Monday, 12 March 2012

Review: ‘Tis Pity She’s A Whore, Cheek by Jowl at the Barbican

“Tis not, I know, my lust, but tis my fate that leads me on”

A quick glance at my Top 25 Plays of 2011 on the right sidebar will show you that Cheek by Jowl’s The Tempest was one of the absolute highlights of my theatregoing year and so by rights, I ought to have been highly excited for the company’s return to the Barbican with ‘Tis Pity She’s A Whore. But it was the Russian sister company that took on Shakespeare last year and my only other experience with CbJ’s English work was a rather painfully dull take on Macbeth, also at the Barbican, which meant I was a little equivocal about this prospect. Great word-of-mouth persuaded me to take the risk though, booking for late in the run, and it was well-founded as it turned out to be a highly inventive, energetic and deeply sexy evening at the theatre.

It was my first experience of the Jacobean tragedy, a cautionary tale about the problems of wanting to bonk your sister, which has been thoroughly revitalised in this modern-dress version which pulses along with the punchy soundtrack that starts the show along with a rather fun full-cast dance routine. Giovanni comes back from university, full of incestuous thoughts about his sister Annabella who is being pursued by a number of suitors. But as it turns out, she only has eyes for her brother too and though she ends up betrothed to Soranzo, watched by the vengeful Hippolita, the ramifications of their love have a deadly impact as religion, culture, corruption and morality collide.

Much like the Young Vic tried to do with their recent similarly modernised take on The Changeling, the text has been edited and compressed into an interval-less running time – a shade under 2 hours here – but where Joe Hill-Gibbins’ work ended up feeling quite (literally) messy, Declan Donnellan has maintained a fantastic clarity to the story-telling. So even as more characters are added to the mix and the sub-plots kick in, there was never any doubt in my mind as to what was going on (this does not happen as often as it should!).

Much of the strength of CbJ’s work evidently comes from the ensemble that is brought together and who work together so well throughout the show. When their characters are not onstage the players frequently form a Greek Chorus of sorts, whether it’s watching the action whilst eating pretzels on the bed, muttering and whispering and chanting evocatively at the protagonists, or maintaining a physical presence at the edges of the stage. It’s always effective, highly atmospheric and often simply used, but there’s always a precision here that makes every single gesture and utterance an integral part of the work.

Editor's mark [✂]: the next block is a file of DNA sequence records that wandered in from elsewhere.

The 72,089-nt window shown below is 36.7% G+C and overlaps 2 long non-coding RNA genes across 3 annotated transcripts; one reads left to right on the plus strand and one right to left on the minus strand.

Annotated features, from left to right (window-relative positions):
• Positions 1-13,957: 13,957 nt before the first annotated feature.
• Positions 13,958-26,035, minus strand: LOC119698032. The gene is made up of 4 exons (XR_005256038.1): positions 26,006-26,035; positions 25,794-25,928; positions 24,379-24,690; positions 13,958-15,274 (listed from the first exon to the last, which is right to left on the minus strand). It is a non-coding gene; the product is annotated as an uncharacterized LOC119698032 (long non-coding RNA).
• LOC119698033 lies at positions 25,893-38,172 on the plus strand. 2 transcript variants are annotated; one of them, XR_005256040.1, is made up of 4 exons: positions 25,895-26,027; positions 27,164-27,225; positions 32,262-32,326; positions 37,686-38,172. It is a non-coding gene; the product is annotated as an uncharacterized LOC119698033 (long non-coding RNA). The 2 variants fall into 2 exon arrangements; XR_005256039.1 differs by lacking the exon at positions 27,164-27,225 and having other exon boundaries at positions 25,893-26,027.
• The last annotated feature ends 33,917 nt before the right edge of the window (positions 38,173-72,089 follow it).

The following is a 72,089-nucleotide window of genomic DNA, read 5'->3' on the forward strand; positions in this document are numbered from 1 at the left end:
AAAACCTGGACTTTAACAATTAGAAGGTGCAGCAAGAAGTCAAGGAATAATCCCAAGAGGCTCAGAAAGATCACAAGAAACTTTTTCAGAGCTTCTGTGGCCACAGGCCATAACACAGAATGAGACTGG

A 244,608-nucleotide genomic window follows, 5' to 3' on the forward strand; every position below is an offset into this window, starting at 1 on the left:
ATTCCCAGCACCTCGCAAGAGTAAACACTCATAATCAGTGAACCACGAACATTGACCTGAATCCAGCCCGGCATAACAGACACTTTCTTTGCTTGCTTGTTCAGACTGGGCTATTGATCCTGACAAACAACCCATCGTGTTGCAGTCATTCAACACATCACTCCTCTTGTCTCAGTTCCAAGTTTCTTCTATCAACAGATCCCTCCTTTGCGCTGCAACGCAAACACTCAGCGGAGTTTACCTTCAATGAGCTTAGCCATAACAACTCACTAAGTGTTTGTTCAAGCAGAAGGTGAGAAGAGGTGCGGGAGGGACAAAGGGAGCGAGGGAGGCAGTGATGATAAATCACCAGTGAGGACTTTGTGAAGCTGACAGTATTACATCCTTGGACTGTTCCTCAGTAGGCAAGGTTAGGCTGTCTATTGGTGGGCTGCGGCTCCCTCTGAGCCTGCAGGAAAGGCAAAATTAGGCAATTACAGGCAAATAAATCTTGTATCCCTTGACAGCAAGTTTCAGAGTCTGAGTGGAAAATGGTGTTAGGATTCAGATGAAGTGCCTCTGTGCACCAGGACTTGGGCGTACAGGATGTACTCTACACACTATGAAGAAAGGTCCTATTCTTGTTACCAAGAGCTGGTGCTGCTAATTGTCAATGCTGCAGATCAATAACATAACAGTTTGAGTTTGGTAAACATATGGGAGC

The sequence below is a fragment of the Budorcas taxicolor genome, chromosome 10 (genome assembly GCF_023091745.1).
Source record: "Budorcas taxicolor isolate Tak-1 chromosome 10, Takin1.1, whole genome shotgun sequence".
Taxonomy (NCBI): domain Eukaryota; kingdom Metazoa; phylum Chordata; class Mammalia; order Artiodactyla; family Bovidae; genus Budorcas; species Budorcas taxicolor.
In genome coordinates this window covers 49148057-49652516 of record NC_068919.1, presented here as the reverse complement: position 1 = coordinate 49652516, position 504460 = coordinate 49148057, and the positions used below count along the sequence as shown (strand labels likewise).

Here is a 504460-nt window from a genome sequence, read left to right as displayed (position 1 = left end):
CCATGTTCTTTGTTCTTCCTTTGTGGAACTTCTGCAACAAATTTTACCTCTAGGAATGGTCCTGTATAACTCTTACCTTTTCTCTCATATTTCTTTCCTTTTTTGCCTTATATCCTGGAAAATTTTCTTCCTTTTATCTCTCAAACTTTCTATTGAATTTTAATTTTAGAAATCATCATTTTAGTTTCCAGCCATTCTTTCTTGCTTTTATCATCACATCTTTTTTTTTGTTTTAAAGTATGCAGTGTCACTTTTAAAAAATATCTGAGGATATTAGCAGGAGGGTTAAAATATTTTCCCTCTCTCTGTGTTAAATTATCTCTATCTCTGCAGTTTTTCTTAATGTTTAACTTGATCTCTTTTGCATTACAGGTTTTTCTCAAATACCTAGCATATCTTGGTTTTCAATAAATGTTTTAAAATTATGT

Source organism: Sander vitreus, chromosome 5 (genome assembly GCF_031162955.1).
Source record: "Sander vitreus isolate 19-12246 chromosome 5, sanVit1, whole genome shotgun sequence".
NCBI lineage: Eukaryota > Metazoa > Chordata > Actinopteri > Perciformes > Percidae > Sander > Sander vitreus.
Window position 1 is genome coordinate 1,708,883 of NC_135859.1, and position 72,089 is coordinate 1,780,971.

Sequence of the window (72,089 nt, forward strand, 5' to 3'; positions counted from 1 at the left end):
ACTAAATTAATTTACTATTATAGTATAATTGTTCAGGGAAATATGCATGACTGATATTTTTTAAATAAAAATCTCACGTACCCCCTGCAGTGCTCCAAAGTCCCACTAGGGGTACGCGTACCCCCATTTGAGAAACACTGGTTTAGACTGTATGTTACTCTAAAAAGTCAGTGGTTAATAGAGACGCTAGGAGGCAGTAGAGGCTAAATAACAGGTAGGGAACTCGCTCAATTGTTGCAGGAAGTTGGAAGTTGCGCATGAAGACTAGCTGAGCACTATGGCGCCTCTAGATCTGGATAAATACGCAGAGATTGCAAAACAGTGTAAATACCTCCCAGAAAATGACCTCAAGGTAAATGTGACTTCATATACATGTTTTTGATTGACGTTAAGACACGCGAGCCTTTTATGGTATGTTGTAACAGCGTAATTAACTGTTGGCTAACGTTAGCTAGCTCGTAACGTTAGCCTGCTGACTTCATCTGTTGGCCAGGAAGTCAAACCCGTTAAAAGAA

And within the group, there are the types of performances that really pull you into the story, whether you want to or not. Chief amongst these is Lydia Wilson’s Annabella, a spiky Lisbeth Salander type with a partly shaven head, tats, attitude for days but crucially too, a deep well of emotional truth that forces the tragedy of the situation to the forefront. Wilson is profoundly affecting, especially as the consequences of fraternal love play for out for her in the most unfortunate way, and I found I could barely take my eyes off her. Jack Gordon as her puppyish brother was also compellingly good, the impulsiveness of his actions evident from the outset and I thought Jack Hawkins’ Soranzo also did well as the man who is lumbered with Annabella and her baggage. Though what I found interesting was the lack of censure of these characters, especially the incestuous ones, which must have been a very brave move by Ford when he was writing the show, but one which really works especially thrown up against the hypocrisy of the Church here.

Indeed it was one of those shows I could happily name-check every actor: Suzanne Burden’s vituperative Hippolita, Laurence Spellman’s excellently charismatic Vasques, Lizzie Hopley’s tragically gossipy maid Putana, David Mumeni’s beautifully pert Grimaldi...the list goes on. Throw in Nick Ormerod’s bed-dominated design and Judith Greenwood’s gorgeously suggestive lighting, a predilection for having the mens’ shirts fall off at regular intervals and an aesthetic that always felt accessible rather than arch, and I was left with the feeling that I’d seen the best thing I’ve seen all year.

Running time: 2 hours (with interval)
Booking until 10th March

3 comments:

Michael said...

Indeed it was tremendous. I love the phrase "pert Grimaldi" which is absolutely true of David Mumeni!

Ian said...

Hehe, isn't it just ;-)

David said...

Thanks Guys. Pert! Ill tell my agent. ;-)